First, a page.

(b) From ‘but-for’ to ‘but-why’?

(b) From ‘but-for’ to ‘but-why’?
Lord Browne-Wilkinson (dissenting), Nagarajan v LRT [2000] 1 AC 501 (HL) at 510:

‘[Courts should not introduce] … something akin to strict liability … which will lead to individuals being stamped as racially discriminatory … where these matters were not consciously in their minds.’

Per Lord Woolf, MR, Khan v Chief Constable of West Yorkshire, [2000] ICR 1169, (CA) [14].

‘To regard a person as acting unlawfully when he had not been motivated either consciously or unconsciously by any discriminatory motive is hardly likely to assist the objective of promoting harmonious racial relations.’
Shamoon v Chief Constable of the RUC [2003] ICR 337 (HL). In Nagarajan v LRT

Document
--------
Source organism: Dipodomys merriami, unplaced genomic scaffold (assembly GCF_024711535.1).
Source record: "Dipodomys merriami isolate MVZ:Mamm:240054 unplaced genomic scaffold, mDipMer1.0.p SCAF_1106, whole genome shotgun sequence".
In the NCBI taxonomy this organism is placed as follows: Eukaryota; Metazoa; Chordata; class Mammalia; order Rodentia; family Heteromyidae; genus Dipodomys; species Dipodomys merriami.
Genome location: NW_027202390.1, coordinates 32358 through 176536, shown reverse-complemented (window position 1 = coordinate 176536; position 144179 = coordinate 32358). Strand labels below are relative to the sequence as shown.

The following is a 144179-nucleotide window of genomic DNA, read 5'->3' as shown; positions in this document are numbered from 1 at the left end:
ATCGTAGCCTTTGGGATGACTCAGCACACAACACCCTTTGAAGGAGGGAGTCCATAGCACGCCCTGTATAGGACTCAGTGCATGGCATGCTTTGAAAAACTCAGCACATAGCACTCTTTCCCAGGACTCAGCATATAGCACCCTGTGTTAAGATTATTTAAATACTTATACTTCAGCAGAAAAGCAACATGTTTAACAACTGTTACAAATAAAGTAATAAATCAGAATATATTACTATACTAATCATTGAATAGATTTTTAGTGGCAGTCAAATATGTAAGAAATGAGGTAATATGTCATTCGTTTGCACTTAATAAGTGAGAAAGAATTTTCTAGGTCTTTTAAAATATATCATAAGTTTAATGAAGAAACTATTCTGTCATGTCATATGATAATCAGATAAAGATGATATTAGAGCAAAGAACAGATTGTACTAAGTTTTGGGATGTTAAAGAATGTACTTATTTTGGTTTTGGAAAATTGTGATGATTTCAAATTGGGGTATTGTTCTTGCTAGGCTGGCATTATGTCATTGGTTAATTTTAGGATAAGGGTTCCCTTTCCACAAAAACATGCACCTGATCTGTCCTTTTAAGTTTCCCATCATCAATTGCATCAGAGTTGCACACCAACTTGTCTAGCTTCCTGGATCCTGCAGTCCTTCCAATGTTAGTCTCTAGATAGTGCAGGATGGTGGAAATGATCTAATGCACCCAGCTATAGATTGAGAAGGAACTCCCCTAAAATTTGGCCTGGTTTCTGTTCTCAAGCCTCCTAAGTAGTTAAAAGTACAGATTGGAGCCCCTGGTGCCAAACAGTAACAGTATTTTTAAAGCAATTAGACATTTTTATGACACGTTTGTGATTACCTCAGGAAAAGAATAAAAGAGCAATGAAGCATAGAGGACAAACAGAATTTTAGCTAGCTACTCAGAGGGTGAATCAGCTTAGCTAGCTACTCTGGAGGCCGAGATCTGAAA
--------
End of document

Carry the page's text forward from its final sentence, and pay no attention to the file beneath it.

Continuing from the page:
[2000] 1 AC 501, at 511, Lord Nicholls suggested: ‘Save in obvious cases, answering the crucial question will call for some consideration of the mental processes of the alleged discriminator.’
(c) The Current Approach – Three Classes

JFS identified 2 cases.4Amnesty v Ahmed identified a third ([37])

3 cases:

(a) ‘Obvious’ or overt discrimination – Motive not relevant – no further inquiry required

(b) ‘Less Obvious’ (See Lord Nicholls’ view in Nagarajan above).
(c) ‘Background cases’
Seide v Gillette Industries [1980] IRLR 427 (EAT).

(3) Where the Victim Does Not Belong to the Protected Group

The definition contains no possessive adjective. The treatment must be ‘because of a protected characteristic’ and not ‘because of his protected characteristic’. This does not apply to work cases where the characteristic is marriage or civil partnership: s.13(4).

4 [21]-[23] (Lord Phillips), [62]-[64] (Lady Hale), [78] (Lord Mance), [114]-[117] (Lord Kerr), [132] (Lord Clarke).

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